Conservatives would do well to prioritise above all else the promotion of young, intelligent and furiously ambitious staffers granted a level of autonomy not seen since the administration of Empire.
Like Margaret Thatcher, he does not regard the preservation of the status quo as either morally acceptable or practically possible:
But it is hard to see how he can become leader again in this Parliament, in which so many of his own MPs refused to serve under him.
But can he induce the backbenchers who applauded his victory to refrain from civil war?
The Business Secretary stood outside a pub and proclaimed his support for vitality, prosperity and commerce.
A panel assembled by Policy Exchange addressed the question, “Conservatism: What Do We Want From The Next Prime Minister?”
Hypocrisy tops the list of dangers for a politician – and Labour’s leader is dangerously exposed.
He says that road haulage interests are trying to revive the pre-Brexit economy – but that the Government will stand firm for higher wages.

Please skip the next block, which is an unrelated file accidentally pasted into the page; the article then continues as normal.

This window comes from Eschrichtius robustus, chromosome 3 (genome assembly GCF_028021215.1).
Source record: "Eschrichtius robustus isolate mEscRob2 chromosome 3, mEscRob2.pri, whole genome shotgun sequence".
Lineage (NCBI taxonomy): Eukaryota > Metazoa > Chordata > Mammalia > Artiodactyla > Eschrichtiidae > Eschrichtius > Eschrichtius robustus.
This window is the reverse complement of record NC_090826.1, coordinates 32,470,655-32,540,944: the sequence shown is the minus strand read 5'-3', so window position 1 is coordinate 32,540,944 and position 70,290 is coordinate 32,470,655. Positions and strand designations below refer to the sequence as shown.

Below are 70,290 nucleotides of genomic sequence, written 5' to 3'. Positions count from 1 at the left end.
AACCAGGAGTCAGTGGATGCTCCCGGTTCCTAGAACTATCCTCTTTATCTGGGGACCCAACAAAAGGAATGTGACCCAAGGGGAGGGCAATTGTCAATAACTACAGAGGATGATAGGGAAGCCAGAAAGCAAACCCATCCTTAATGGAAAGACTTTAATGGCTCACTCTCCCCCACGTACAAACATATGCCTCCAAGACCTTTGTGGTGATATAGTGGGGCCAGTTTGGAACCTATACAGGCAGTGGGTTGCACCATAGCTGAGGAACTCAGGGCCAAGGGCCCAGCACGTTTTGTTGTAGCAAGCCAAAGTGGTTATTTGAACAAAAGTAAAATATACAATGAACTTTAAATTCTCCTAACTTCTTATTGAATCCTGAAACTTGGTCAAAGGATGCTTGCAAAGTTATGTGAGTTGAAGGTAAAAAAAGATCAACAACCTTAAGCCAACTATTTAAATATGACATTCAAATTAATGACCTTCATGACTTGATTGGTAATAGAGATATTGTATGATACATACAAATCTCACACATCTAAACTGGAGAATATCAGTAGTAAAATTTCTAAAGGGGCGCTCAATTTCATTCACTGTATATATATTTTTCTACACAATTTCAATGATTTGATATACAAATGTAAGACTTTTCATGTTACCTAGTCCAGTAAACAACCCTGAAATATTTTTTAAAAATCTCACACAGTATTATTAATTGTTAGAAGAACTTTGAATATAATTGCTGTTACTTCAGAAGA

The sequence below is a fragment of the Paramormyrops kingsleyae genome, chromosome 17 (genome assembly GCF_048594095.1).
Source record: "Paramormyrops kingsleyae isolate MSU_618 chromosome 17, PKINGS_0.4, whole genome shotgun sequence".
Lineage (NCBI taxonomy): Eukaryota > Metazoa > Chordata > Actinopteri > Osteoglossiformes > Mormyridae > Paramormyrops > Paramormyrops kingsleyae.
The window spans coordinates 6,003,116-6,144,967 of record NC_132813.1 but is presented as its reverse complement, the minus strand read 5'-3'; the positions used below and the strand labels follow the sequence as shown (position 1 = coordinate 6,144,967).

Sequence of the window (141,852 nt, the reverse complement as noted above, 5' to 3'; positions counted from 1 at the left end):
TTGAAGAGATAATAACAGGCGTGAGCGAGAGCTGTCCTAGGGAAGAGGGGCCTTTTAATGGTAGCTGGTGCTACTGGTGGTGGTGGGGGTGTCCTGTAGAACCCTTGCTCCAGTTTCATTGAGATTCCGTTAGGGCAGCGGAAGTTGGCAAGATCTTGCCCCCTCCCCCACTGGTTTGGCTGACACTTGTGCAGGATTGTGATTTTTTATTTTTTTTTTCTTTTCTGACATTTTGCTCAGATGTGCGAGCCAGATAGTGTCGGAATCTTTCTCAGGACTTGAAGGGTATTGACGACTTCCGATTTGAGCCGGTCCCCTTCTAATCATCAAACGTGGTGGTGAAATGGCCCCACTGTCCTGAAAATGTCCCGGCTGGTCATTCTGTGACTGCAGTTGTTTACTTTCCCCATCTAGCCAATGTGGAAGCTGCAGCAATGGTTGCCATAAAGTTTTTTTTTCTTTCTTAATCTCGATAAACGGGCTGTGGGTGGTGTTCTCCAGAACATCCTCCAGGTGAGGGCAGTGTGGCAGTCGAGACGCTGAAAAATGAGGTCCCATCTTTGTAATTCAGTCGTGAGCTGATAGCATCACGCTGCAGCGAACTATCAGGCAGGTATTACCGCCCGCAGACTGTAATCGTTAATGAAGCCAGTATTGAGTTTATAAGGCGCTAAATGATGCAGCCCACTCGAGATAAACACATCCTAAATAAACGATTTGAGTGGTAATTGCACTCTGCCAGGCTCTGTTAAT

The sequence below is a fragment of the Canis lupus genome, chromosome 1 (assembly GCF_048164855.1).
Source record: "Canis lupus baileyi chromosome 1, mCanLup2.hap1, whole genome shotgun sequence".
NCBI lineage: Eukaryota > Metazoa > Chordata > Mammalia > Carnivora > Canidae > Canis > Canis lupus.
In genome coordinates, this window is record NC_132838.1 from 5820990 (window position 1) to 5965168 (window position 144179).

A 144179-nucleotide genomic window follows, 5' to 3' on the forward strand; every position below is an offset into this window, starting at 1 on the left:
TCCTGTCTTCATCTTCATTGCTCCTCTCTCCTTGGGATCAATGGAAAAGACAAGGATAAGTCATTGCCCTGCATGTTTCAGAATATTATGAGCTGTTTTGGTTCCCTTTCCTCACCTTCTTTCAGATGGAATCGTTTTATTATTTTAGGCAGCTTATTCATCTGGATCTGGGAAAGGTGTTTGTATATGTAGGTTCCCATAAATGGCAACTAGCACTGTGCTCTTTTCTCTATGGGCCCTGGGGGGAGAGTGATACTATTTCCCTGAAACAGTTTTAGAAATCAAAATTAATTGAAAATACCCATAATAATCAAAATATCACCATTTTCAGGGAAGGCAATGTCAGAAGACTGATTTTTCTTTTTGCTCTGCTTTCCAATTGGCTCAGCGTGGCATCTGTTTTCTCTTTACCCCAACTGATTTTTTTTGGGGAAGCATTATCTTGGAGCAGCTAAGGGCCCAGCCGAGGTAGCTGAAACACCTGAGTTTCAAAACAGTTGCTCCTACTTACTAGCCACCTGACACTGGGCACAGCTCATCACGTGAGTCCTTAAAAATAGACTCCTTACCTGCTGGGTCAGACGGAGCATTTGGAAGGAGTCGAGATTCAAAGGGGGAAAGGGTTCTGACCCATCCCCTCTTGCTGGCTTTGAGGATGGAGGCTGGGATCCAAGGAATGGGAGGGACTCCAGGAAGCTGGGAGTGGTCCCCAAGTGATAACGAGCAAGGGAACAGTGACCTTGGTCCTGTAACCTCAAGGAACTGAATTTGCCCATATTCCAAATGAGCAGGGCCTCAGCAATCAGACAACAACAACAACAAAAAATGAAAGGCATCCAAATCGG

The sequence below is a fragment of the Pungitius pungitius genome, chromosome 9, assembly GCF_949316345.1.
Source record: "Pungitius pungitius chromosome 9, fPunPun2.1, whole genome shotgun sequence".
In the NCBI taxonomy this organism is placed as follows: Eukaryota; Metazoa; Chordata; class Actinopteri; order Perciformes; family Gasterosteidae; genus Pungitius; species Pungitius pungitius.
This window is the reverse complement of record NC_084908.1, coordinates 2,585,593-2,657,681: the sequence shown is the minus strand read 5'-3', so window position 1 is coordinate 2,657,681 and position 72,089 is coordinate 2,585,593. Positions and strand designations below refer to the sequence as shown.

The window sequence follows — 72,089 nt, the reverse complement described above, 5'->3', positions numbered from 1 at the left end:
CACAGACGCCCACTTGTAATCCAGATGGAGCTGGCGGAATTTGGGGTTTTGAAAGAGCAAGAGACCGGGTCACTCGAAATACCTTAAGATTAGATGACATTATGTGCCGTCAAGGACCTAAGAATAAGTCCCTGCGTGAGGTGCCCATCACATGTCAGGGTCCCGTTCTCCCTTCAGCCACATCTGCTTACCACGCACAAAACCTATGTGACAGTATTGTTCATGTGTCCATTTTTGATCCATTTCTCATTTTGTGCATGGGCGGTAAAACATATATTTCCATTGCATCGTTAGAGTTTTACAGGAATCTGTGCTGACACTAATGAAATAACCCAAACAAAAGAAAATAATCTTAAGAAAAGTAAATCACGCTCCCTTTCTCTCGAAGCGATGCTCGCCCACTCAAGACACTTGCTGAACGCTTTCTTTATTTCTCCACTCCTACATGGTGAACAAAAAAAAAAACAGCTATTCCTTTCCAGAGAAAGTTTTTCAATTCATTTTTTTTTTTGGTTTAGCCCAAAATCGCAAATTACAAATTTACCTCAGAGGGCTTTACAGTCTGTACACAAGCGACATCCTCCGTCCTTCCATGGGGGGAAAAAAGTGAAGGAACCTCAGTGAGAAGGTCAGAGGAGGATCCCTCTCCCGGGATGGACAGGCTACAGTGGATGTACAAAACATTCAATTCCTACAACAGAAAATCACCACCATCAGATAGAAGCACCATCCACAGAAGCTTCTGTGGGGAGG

A new study by Anthony Seldon of the office of Prime Minister gives too little credit to the many among its 55 holders whom he dismisses as failures.
Countries need a balance of self-criticism and self-confidence. People are often called on to act for a greater good. But if Britain is shameful, why bother?
The PM crashed about in a manner which recalled the short, brilliant, astonishingly abusive career of Lord Randolph Churchill.
Sitting in a park is selfish, but organising a mass demonstration in a park is wonderful, and schools should still stay closed. Seriously?
Disraeli’s impudence and audacity, demonstrated in this collection of his sayings, cast light on the present Prime Minister’s conduct.
The scale of his domestic ambitions and the legacy of the Iraq War suggest that his ambitions will be limited – for the moment at least.